Which Java process runs which application?

If you’re running more than one Java application the ps commandis not enough. It will list the Java processes, but not which Java process runs which Java application. The jps comes with the JDK and is your friend!

Found on StackOverflow in a post by user Nicolas Shushkin.

Use serial port as regular user in Ubuntu

By default a regular user does not have permission to use the serial port. In my case I wanted to use two USB-to-serial adapters:

By looking at output you can see that the owning group is dialout. So it is a matter of adding your user to that group (and logout/login as with every user rights change). The bash environment variable $USER contains your username.

Found on the Ubuntu help pages.

.gitignore keeps your repository sane – some helpful resources

Ignoring files is a great article on GitHub Help. The global gitignore file is mentioned there. In this file you can ignore files in all the git repositories on your machine. There is a very helpful template that will ignore compiled output files from various languages (*.o, *.so, *.dll, *.class) as well as logs, database files, packages and also files generated by the operating system (Yes, I’m looking at you Windows Thumbs.db and Mac .DS_Store!).

The above page also links to the gitignore repository on github. This repo contains a whole bunch of gitignore files for programming languages, build systems, servers, markup languages, content management systems, … There is also a global folder for more your global ignore file (IDEs, text editors, non-git version control, operating systems…).

Reference or use git/github-managed code in your git project

Please note that there seems to be better way to do this since git version 1.8.2 (mentioned in these two stackoverflow answers: here and here). The version from the Ubuntu 12.04 repos is 1.7.9.5 though so I’ll take a different route. The project for this example is the handy node.js multi-platform support layer libuv.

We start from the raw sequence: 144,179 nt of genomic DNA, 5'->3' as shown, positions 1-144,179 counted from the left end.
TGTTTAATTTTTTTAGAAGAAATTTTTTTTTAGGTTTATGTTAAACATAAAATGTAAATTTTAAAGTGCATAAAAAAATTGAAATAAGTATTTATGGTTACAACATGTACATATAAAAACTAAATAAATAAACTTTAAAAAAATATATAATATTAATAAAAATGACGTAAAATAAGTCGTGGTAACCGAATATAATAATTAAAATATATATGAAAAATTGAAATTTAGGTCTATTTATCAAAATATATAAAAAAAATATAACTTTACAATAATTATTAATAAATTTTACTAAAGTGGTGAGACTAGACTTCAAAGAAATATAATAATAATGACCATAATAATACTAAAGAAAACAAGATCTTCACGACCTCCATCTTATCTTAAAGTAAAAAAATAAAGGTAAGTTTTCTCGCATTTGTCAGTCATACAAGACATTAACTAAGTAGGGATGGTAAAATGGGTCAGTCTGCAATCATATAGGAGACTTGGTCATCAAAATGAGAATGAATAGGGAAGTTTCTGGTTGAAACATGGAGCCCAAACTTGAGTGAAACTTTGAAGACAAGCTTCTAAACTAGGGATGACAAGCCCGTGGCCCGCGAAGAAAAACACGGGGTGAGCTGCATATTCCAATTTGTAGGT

Please note that this example expects you to already have an existing project under git control. If you don’t – simply look up on how to create one using git init or git clone one 🙂


# do a "clean cut" before adding the submodule
git commit

# add libuv to the project
git submodule add https://github.com/joyent/libuv.git libuv
git status

# update the submodule
git submodule init
git submodule update

# enforce the version we want to use (tag v0.10.22)
cd libuv/
git reset --hard v0.10.22
cd ..
git commit -a

git submodule status

You can now reference/include the files of the submodule while still being able to update the submodule to newer versions. Gotta love version control!

UPDATE: One function to extract them all!

UPDATE: There is a Python script that has some extra features (like extraction into a dedicated directory and changing of permissions).

I seriously fail to remember all those tar options for each of the supported archives 🙂 So I’m happy to have found a bash function that will simply chose the right command based on the file extension:

Simply put the function at the bottom of your .bashrc file. Either close and re-open the terminal you’re using or type source ~/.bashrc to refresh the changes of your bash environment.

Now you can just type extract your_archive_here.xyz and the function will extract the archive and cd into it. Super time-and-brain-energy-saver! 😛 I found this function on the Ubuntu forums in a post by user graysky.